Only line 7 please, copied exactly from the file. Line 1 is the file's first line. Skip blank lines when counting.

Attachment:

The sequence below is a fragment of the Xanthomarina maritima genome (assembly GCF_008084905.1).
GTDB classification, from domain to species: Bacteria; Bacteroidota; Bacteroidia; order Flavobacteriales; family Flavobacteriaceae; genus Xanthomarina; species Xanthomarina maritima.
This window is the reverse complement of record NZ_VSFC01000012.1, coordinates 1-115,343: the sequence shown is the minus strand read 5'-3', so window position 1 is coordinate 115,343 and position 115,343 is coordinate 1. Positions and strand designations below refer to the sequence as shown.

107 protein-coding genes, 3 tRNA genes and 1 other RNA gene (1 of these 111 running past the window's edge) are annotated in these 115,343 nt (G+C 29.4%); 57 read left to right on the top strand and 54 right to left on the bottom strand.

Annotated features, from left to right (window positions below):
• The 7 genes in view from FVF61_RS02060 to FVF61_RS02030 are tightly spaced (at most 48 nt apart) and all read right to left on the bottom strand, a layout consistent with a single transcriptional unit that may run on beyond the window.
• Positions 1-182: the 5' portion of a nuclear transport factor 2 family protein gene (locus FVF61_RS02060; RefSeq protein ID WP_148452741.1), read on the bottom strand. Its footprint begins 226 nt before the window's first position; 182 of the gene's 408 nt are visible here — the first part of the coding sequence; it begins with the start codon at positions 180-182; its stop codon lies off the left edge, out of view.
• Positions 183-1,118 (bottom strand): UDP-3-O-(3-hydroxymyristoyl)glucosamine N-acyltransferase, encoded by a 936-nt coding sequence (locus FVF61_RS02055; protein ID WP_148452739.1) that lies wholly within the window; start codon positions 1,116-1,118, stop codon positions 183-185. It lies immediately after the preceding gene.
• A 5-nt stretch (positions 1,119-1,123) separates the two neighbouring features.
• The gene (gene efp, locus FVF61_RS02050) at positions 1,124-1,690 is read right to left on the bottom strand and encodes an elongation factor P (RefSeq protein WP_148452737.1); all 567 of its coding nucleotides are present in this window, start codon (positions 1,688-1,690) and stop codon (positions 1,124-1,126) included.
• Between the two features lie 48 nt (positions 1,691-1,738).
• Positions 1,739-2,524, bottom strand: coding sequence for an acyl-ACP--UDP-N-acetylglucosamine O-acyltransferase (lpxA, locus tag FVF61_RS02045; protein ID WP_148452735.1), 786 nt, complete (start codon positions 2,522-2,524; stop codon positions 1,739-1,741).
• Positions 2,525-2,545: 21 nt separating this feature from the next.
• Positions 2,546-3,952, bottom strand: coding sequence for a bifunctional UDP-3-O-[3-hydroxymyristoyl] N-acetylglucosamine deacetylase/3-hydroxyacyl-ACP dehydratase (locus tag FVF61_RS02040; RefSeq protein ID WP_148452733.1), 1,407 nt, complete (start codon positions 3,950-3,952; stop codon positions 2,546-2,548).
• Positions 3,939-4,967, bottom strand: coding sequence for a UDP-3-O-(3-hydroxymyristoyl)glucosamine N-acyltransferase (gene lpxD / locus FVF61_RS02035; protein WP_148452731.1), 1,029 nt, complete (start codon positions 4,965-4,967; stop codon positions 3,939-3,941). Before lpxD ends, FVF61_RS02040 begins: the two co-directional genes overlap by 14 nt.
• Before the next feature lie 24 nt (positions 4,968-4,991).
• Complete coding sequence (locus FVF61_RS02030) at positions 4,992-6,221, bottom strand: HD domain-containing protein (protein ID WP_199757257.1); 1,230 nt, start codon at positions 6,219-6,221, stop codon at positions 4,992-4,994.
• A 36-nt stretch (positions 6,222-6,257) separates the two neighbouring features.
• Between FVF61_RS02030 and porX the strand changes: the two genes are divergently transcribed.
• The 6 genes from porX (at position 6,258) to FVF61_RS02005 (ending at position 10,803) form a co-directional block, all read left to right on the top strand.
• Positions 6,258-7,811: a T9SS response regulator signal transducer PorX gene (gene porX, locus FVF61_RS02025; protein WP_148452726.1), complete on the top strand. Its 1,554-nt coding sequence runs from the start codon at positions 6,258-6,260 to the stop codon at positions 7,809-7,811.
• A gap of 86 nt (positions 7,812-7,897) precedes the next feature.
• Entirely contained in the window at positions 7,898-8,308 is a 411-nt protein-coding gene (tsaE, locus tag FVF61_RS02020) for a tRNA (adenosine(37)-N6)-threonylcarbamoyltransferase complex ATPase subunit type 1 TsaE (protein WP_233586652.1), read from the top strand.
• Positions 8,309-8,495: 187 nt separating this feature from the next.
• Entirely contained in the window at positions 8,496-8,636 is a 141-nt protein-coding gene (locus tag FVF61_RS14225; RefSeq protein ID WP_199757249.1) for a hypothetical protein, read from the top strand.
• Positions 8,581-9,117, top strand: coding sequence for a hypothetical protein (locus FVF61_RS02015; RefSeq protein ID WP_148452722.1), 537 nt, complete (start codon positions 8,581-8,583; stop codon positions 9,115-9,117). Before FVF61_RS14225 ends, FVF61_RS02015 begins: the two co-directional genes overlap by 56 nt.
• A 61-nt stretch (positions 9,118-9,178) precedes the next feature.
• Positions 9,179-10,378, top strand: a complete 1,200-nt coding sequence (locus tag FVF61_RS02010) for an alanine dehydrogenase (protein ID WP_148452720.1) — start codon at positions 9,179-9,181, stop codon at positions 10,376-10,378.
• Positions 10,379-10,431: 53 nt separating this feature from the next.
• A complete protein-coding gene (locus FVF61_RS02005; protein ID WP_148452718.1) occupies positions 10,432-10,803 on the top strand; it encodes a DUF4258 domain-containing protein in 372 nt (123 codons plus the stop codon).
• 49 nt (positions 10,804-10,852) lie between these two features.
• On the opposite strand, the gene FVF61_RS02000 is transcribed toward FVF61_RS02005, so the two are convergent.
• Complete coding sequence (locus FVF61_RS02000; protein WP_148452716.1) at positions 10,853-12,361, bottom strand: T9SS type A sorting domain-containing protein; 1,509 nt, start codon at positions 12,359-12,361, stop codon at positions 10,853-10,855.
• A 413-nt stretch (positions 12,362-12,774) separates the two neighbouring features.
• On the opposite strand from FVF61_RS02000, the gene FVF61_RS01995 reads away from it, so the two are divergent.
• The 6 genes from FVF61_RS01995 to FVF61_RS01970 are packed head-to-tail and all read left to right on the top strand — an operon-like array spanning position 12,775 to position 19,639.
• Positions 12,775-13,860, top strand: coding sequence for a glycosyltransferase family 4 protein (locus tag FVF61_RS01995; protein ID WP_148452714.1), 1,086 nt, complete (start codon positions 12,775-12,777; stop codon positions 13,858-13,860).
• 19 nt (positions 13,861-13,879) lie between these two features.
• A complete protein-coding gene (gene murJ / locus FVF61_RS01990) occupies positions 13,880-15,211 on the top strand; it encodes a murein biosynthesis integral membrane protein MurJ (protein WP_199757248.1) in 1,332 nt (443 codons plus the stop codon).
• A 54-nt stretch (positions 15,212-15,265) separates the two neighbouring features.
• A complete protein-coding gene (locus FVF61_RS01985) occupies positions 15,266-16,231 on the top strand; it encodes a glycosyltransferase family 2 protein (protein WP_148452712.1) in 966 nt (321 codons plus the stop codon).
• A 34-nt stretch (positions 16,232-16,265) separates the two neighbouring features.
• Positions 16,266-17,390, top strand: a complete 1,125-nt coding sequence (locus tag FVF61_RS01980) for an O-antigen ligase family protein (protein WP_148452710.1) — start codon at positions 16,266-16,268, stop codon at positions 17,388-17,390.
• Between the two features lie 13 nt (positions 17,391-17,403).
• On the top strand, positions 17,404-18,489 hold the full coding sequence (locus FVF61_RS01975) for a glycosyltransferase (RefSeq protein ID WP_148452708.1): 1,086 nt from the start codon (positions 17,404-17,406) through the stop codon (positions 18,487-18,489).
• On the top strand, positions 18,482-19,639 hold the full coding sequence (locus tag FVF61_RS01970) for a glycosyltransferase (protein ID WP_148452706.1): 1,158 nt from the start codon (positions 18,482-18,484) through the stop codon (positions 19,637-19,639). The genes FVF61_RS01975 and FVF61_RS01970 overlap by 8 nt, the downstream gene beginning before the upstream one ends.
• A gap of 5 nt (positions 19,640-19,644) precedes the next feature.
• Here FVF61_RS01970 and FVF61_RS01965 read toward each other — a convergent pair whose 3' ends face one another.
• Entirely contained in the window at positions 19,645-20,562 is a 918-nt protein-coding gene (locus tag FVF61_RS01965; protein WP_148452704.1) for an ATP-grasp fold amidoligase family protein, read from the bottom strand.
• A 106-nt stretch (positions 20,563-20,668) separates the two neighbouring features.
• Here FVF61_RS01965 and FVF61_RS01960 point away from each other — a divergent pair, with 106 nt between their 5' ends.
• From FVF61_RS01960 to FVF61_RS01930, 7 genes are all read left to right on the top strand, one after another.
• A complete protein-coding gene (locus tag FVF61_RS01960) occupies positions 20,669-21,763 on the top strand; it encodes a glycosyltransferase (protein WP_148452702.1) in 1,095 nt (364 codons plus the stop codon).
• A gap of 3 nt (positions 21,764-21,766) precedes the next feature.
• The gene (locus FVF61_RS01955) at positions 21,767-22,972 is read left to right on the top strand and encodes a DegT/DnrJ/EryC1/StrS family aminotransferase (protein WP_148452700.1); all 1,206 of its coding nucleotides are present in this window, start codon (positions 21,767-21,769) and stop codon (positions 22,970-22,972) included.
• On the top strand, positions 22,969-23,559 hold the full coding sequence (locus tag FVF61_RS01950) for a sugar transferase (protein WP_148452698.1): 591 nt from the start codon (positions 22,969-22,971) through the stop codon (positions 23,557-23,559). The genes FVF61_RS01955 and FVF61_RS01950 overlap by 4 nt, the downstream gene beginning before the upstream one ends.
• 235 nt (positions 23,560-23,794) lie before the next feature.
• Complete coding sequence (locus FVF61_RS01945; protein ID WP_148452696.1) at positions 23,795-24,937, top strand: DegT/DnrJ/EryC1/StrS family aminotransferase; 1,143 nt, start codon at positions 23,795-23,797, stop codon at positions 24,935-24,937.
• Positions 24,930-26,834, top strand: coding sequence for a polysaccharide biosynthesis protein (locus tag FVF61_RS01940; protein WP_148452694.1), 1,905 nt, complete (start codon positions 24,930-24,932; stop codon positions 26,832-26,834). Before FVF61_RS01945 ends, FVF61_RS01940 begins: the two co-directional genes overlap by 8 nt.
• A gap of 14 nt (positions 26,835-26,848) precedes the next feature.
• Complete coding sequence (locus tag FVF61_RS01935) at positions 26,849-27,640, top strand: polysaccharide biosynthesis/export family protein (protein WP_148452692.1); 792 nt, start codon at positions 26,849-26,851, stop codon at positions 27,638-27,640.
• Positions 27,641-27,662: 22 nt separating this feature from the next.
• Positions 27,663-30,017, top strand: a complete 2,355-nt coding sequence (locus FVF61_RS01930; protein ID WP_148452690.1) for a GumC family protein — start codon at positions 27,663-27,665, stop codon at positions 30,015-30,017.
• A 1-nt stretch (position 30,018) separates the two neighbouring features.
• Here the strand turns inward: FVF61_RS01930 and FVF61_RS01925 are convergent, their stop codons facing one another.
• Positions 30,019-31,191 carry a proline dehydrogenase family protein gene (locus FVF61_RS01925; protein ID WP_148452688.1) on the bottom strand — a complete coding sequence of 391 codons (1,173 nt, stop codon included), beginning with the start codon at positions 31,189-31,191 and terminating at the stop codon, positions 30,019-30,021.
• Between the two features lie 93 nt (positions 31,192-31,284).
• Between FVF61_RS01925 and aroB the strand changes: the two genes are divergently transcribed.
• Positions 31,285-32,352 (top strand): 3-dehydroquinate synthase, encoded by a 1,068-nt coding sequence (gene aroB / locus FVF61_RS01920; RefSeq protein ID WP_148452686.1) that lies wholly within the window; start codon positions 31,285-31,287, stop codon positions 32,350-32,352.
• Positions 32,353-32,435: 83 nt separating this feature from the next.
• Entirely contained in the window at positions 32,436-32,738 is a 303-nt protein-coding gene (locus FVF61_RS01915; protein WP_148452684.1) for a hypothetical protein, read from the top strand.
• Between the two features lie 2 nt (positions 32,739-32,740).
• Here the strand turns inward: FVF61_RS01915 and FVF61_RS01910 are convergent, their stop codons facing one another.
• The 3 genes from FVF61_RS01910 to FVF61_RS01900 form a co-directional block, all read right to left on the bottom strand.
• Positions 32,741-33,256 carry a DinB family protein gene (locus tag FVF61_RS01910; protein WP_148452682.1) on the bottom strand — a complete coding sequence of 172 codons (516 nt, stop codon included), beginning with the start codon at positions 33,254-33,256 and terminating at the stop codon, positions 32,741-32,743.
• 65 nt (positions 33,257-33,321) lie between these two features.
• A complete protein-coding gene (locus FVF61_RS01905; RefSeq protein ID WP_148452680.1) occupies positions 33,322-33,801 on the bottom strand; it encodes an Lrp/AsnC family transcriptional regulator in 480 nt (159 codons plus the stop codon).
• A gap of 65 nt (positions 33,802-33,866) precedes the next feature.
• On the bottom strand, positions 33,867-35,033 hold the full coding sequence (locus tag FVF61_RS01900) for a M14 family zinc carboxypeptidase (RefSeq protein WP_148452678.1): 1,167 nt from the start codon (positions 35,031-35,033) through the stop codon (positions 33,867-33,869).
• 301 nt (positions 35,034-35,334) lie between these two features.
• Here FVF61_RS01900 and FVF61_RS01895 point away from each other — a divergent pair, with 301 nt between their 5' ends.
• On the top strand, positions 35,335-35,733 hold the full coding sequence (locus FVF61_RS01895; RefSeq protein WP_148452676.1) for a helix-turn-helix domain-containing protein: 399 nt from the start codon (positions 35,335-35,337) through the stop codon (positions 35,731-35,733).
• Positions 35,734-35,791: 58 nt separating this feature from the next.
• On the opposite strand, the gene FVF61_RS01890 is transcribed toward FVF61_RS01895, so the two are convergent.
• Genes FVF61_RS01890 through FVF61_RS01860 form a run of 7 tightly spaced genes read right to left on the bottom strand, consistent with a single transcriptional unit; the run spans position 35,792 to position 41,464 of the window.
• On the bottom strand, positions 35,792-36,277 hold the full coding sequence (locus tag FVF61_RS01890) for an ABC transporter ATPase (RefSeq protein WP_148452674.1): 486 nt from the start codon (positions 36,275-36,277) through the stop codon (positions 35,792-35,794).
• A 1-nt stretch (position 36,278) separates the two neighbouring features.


• Positions 1-182: the 5' portion of a nuclear transport factor 2 family protein gene (locus FVF61_RS02060; RefSeq protein ID WP_148452741.1), read on the bottom strand. Its footprint begins 226 nt before the window's first position; 182 of the gene's 408 nt are visible here — the first part of the coding sequence; it begins with the start codon at positions 180-182; its stop codon lies off the left edge, out of view.